Bridget (Renee Zellweger), the fearless crusader for single women everywhere, is back, if a bit more upholstered than we remember. But a little bulge is never the issue with Bridget, since men seem to love her for it. Certainly that's the case with ex-flame Daniel (Hugh Grant), who once compared her backside to a bicycle park. In this sequel, he schemes to get Bridget back, though his archrival and Bridget's current boyfriend Mark Darcy (Colin Firth) is there to make sure he doesn't. Bridget also gets to go to Thailand and is falsely arrested for smuggling but emerges as the triumphant "plumpette" whom everyone loves. Ditch those diet pills, ladies. (Kaori Shoji)
On a rainy day in 1983, a college boy shares an umbrella with a girl at a bus stop. They fall in love and have blissful times together until the boy is drafted into the army. On the day he must leave, the girl fails to show up to say farewell and they never meet again. Director Kim makes his debut in this romantic tale of fate and reincarnation, which takes a surprising turn later when the boy goes on to grows up to be a teacher at a boy's high school. The girl is played by actress Lee Eun Ju, who committed suicide last month at age 24.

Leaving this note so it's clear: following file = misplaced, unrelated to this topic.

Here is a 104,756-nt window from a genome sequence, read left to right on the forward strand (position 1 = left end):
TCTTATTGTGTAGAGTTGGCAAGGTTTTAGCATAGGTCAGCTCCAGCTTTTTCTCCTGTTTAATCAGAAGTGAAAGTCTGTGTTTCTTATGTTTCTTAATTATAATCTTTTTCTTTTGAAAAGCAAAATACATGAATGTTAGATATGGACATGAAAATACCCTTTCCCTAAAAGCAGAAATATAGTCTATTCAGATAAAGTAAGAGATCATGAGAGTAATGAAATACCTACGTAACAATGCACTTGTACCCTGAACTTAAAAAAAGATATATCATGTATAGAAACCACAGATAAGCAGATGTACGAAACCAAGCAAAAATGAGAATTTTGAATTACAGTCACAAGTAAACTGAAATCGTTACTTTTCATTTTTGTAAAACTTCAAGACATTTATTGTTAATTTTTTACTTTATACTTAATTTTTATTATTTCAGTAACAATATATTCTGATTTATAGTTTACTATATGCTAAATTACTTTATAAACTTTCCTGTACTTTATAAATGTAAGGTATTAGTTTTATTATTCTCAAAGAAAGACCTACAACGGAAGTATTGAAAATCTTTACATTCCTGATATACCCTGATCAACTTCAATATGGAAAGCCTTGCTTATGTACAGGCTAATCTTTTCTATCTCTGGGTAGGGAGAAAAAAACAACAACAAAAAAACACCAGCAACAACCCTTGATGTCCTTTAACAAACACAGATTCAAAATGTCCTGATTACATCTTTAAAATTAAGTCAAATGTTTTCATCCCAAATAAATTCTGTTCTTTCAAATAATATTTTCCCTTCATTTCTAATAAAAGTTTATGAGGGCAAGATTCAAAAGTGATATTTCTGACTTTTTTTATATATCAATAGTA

A violent sociopath Lee Ray (Ray Liotta) is sentenced to death for committing brutal murders. Several hours after his supposed execution however, he is awakened by men in suits. He is offered a new life by Dr. Miles Copeland (Willem Dafoe), in exchange for becoming the subject of an experimental medical program aimed at curbing violent tendencies.
This documentary follows a day in the lives of 12 citizens -- from a 10-year-old girl to a 97-year-old woman -- living in present-day Havana. As the title indicates, the film is musical in nature. With almost no dialogue, the film captures the rhythm of the city and of life itself. The people featured include an old woman selling peanuts on the streets; a young day-laborer who moonlights as a ballet dancer; and a hospital worker who becomes a drag queen at night.
A documentary that explores Jackie Chan's past, this film is a must-see for fans of the Hong Kong-born superstar. In 1999, with his wife's health condition deteriorating, Jackie's immigrant father decided to reveal the family story, including his real name, to Jackie. During a turbulent chapter in Chinese history, both his father and his mother abandoned their two children from their previous marriages and left the country in order to survive.